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Toplight | Journey to wellness 2

In Singapore I had a great time with my co –fellows, 16 journalists from across Asia, learning and cultivating friendship. I indulged in the world’s best cuisine, going on a nightly trip to a hawker’s place, tasting food that I have not tried before. Singapore, being known as a culinary destination, where the world’s best cuisine can be found. There’s even a Michelin star hawker’s stall I’ve seen. You can’t resist the delectable food they serve. To gain traction on my weight loss program, I went every morning to the gym, one of the amenities at our posh condominium hotel called Kent Vale, using all the gizmos there, especially the treadmill.

After then a hearty buffet breakfast, i would go take a few laps on the pool. Then I go prepare for our trip to the seminar and study workshops. In the afternoon, Vikhar, my co fellow from India and i would take a leisurely walk around the park just across our hotel. It was my routine for the past two months or so.

Then an excruciating headache came one day, I thought I just could just sleep it off and it will be gone. I thought it was due to my vision, I had bouts of flickering lights. I even went to see an Opthalmologist at the mall, but the eye doctor said maybe I should consult a physician to check on my general state of health. Something I dismiss as I thought I was healthy as an Ox. I didn’t even bother to see one back home, even if I have a brother in law, who specializes on internal medicine.

Then one day, I had an appointment with my research-mentor Robert Coloma at his office at Agence France Presse. He serves as the AFP top honcho for both Singapore and Malaysia bureau. I was midway in my briefing with him, when the left side body went numb, my speech slurred, I coud not even hear myself or understand what I am saying. Then I excuse myself to Robert, maybe a drink of water would remedy it. On my way to the pantry, I just fell down, good thing the office floor was carpeted. The next thing I knew, Robert was calling his staff to call an ambulance. Maybe roughly 20 minutes, I was at the emergency room of the hospital. The days and nights passed by in a daze, I could not move my body, i could not talk, if I did manage, it was slurred. I was in a tube for a few days I guess, and the pain in my head would not go away.

Then one night, maybe I was in a state of somnambulism, a condition, were you are half awake and half asleep. I saw from my bedside window behind me an apparition of a serene looking woman, I felt calm seeing her. I seriously thought to myself, did I just die? How could this woman had take a peep at me outside the window, when I am certain, I was at the second floor of the hospital. Is she a crazy woman or what. If she ever speaks, maybe to invite me to come with her, wherever, there was no hesitancy in my mind that I would come with her. I was rather thinking maybe my father or my grandmother, who already passed away would fetch me, if I am indeed dead. I was ready, there’s no doubt in my head. I think I even prayed. “Please take me, I am ready, I can’t take anymore of this pain.” I had lived a full life but I remember the many people in my life, who are dear to me, who are either already dead or still living. Wait a minute, you tend to hold back on that thought of forever ending your mundane existence. I still have something to look forward too, so many unfinished business.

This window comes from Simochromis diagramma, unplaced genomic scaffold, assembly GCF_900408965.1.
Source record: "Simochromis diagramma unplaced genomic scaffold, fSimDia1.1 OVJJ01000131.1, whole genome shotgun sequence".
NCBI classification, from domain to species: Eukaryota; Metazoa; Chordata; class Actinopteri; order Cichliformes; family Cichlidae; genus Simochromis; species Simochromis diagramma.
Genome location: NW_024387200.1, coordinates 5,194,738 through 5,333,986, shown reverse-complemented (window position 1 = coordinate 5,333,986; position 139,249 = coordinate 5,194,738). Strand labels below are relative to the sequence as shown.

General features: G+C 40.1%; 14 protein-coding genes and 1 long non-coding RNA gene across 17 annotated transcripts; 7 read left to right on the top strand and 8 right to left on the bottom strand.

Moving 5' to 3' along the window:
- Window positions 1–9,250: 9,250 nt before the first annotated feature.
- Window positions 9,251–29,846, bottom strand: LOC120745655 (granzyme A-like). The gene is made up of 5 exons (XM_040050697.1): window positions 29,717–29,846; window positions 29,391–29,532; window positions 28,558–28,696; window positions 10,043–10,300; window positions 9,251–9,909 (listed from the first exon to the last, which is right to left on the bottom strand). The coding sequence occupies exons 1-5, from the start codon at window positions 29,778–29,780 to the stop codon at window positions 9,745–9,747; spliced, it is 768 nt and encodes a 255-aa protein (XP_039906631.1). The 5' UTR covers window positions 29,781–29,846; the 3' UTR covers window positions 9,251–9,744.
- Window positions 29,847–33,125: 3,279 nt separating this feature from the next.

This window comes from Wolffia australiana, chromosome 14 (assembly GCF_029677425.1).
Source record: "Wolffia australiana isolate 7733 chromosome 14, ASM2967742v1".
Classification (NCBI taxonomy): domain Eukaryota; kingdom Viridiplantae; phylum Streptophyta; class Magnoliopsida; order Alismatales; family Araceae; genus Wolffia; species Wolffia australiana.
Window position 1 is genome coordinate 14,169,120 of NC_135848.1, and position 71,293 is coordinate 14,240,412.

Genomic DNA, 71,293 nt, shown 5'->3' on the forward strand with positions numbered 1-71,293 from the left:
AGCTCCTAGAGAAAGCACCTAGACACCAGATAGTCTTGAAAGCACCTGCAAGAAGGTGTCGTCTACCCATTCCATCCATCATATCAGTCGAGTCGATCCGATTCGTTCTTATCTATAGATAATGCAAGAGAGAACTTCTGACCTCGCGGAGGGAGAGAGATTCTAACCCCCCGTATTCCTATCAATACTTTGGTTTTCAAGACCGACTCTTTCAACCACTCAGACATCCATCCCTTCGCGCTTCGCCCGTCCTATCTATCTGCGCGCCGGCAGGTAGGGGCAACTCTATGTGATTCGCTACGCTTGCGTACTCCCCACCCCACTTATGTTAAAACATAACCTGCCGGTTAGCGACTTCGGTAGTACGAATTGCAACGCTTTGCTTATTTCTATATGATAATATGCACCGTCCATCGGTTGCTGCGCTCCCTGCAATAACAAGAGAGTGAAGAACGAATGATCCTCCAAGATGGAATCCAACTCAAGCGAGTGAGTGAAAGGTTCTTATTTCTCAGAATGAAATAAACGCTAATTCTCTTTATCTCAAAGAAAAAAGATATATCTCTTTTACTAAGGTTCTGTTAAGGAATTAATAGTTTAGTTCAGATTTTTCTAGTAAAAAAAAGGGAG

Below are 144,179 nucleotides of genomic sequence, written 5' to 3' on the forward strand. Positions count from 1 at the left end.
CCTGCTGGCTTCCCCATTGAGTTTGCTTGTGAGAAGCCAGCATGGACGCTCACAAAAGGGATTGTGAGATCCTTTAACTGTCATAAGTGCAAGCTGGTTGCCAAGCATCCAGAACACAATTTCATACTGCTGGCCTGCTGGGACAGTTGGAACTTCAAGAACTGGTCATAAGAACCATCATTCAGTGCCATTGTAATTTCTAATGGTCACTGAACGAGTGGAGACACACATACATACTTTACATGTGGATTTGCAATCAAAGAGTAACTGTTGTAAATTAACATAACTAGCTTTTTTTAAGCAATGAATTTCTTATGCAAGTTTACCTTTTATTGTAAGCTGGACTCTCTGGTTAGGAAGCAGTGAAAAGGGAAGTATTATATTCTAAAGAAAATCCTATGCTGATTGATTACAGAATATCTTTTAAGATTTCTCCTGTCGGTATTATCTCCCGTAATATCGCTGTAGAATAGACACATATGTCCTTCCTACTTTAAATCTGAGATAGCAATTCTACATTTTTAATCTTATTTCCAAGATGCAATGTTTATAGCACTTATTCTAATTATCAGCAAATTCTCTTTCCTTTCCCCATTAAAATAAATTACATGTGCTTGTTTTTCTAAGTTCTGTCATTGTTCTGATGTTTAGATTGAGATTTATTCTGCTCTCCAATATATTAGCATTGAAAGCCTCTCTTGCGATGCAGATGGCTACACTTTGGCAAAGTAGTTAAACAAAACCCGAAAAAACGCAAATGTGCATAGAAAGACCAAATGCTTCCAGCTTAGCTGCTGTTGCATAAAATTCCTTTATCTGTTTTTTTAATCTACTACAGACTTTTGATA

Spending many more days became bearable with the steady stream of good friends and my co-fellows at the AJF led by our director Alan John,who came to visit me, almost like a daily pilgrimage, cheering me up. I witnessed first hand the generosity of these friends. Alan, even brought his doctor friends with him and introduced me to them. “This is Dennis our fellow from the Philippines,” I overheard him say. They handed over some cash donations, knowing my hospital bill would be that hefty. I said my thank yous, but first asking them, “why are you doing this kind gesture, you don’t know me.” On my last day. Alan made sure, I don’t look like a guy who looks like he came from hell. He brought with him his barber to trim my hair. I was brought home to Davao and I am now on my road to recovery. Not there yet, but the steady stream of family members and even long-time friends I haven’t seen for several decades, keep my spirits high. Not everyone is lucky to survive a stroke.

The world health organization estimate that strokes affect at least 15 million people -5 million died, 5 million disabled- every year, across the globe. The demographics is even changing. It does not affect the elderly alone, young generations are susceptible too due to sedentary or unhealthy lifestyle. This column is to all those who continue to fight and never give up, the caring support from your friends and love ones, knowing our condition and our will to survive is hard fought. To our health professionals, therapists and doctors, who knows full well our struggle. Thank you sincerely from the deep chambers of our hearts. And to those who perished on this deadly malady, may their souls rest in peace. May this story of mine, serve as a humble lesson and understanding of surviving a stroke.

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